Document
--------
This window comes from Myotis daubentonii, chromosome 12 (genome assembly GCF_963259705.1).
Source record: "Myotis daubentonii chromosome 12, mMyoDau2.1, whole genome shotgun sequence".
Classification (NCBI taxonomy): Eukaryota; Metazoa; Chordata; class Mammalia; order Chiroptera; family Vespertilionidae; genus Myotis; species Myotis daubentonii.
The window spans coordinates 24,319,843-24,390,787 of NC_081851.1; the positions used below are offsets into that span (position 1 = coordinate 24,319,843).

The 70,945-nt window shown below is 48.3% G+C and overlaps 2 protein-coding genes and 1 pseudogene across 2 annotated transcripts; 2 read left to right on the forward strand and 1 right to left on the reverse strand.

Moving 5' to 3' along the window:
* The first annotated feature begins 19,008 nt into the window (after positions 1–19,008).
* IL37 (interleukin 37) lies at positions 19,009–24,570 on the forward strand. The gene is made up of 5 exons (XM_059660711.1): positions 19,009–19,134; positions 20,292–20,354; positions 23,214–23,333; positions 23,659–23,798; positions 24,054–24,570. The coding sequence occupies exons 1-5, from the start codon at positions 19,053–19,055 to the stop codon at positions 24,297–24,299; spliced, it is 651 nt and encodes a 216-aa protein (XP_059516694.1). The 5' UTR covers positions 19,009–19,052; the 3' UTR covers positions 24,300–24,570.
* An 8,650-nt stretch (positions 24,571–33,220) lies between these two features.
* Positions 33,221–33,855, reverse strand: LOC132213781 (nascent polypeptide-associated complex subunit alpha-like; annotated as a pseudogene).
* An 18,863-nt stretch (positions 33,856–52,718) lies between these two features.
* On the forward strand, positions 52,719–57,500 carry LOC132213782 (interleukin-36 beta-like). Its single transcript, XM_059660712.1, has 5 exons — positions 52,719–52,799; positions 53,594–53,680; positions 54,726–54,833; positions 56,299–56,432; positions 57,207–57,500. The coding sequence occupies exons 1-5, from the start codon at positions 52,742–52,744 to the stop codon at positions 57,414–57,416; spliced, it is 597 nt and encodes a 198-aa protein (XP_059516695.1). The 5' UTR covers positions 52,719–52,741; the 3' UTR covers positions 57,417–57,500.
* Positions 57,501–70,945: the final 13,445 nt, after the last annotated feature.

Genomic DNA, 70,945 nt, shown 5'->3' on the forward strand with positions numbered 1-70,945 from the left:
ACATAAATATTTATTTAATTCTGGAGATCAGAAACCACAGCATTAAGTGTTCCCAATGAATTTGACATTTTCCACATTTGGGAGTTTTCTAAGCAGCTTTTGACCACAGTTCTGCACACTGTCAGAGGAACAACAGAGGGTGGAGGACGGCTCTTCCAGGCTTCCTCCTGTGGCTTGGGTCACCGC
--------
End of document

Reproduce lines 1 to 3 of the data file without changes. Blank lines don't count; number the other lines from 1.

This window comes from Myotis daubentonii, chromosome 12 (genome assembly GCF_963259705.1).
Source record: "Myotis daubentonii chromosome 12, mMyoDau2.1, whole genome shotgun sequence".
Classification (NCBI taxonomy): Eukaryota; Metazoa; Chordata; class Mammalia; order Chiroptera; family Vespertilionidae; genus Myotis; species Myotis daubentonii.